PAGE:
Back in the News – OJ Simpson Granted Hearing on Appeal
Posted in General on January 12, 2015
I read an article today stating that a Clark County District Court Judge agreed to schedule a hearing for OJ Simpson’s pending appeal. The article advised that OJ is alleging that his criminal defense attorney at trial was ineffective. Such proceedings are called “collateral appeals.” A “direct appeal” is the appeal filed shortly after the conviction, and direct appeals generally allege that the judge committed an error or that insufficient evidence was presented. If the direct appeal is not successful, then a collateral appeal is filed, and most collateral appeals allege that the either the trial attorney or the direct appeal lawyer provided ineffective assistance of counsel.
In Simpson’s case, it is not suprising that a judge would schedule a hearing to give the defendant his day and court. Given the amount of money that OJ paid to his attorney, it can be presumed that he hired one of the best attorneys in the country and thereby did not hire an ineffective criminal defense lawyer. However, a judge generally must hold an evidentiary hearing to consider the defendant’s arguments and thereafter rule on the issues presented in the collateral appeal. While the judge has scheduled a hearing, it does not mean that the judge is likely to rule in OJ’s favor. Proving ineffective assistance of counsel is not an easy task. I have successfully litigated two PCRA cases, but both of those cases involved fairly egegrious errors or omissions by the attorney.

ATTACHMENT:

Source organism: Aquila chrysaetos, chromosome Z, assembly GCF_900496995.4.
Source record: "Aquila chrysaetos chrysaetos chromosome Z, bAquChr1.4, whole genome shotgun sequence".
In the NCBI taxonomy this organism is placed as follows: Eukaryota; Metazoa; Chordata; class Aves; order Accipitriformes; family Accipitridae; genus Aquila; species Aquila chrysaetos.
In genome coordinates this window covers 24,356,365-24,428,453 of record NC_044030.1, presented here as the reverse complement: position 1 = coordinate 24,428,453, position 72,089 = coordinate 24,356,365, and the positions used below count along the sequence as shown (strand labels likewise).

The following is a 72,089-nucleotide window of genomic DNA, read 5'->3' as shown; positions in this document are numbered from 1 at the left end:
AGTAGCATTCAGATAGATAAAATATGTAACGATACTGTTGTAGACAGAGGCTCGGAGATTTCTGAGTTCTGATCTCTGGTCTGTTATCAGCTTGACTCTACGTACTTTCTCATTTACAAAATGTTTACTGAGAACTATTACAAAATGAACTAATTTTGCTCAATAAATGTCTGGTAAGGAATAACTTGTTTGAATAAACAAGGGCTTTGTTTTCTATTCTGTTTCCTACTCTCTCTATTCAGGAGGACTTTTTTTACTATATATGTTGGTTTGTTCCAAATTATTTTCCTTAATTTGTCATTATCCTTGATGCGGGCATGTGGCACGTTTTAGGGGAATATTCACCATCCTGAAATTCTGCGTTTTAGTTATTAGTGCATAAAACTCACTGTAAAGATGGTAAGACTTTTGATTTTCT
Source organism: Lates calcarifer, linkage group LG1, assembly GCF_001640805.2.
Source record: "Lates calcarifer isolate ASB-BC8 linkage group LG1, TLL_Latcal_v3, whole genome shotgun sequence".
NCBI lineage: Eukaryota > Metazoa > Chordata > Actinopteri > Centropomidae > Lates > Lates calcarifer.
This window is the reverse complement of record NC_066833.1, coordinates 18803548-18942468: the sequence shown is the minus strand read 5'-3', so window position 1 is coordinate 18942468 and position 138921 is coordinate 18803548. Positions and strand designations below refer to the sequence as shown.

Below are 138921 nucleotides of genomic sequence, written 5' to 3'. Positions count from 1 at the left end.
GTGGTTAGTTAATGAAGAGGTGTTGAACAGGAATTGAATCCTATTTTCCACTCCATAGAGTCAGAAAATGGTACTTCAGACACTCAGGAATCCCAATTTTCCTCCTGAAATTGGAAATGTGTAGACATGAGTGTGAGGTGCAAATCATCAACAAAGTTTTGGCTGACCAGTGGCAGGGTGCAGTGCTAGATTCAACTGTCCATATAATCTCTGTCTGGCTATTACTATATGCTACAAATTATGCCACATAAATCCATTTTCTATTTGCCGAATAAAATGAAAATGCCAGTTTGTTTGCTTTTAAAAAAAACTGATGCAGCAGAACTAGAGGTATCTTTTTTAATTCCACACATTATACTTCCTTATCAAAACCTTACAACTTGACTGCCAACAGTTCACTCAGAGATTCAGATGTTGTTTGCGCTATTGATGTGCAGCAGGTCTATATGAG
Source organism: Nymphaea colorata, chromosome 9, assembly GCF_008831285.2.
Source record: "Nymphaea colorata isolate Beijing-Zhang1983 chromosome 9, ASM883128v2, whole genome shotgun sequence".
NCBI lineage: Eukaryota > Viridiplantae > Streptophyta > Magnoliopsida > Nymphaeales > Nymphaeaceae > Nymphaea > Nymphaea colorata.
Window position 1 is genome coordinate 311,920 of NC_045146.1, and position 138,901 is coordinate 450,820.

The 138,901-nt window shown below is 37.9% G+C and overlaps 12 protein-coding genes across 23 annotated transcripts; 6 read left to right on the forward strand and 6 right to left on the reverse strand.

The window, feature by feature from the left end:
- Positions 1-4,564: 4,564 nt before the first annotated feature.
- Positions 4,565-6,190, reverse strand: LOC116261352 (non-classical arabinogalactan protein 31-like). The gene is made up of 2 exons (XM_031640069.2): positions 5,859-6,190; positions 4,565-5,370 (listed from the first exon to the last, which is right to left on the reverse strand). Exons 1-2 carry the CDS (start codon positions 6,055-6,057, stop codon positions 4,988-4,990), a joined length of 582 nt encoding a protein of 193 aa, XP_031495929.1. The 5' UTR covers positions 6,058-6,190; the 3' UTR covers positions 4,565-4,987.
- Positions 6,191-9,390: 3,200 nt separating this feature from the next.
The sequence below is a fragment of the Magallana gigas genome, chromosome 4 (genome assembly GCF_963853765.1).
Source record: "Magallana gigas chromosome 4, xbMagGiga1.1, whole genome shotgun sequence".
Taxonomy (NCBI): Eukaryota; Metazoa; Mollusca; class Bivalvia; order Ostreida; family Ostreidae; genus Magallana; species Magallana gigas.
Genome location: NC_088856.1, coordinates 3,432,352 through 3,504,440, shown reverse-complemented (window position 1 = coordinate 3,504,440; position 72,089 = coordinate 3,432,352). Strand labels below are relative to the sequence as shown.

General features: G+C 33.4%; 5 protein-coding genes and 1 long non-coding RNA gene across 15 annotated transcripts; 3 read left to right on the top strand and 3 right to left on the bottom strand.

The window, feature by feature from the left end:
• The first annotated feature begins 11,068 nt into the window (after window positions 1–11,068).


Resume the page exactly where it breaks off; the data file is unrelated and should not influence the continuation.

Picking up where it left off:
Future Sandusky Appeal – Claim of Ineffective Assistance of Trial Attorney
In Pennsylvania, a collateral appeal is governed by a law known as the Post-Conviction Relief Act. The law has strict requirements with regarding to what issues can be raised and when the appeal must be filed.
The criminal case of the century in Centre County, Jerry Sandusky, will be entering the direct appeal phase in the relatively near future. I believe that his State College criminal defense lawyer may have filed Post-Sentence Motions for the trial judge to consider, but if they are denied, a direct appeal must be filed within the next 30 days. The direct appeal will probably take over a year to be fully litigate and decided by the appellate court.
If the direct appeal is denied, you can be assured that a collateral appeal or PCRA petition will be filed that alleges that Sandusky’s constitutional right to a fair trial was violated based upon the ineffectiveness of his criminal defense team. I know that the State College defense lawyer that represented Sandusky at trial is a very fine lawyer, and trying to prove that he was ineffective will be a very difficult task.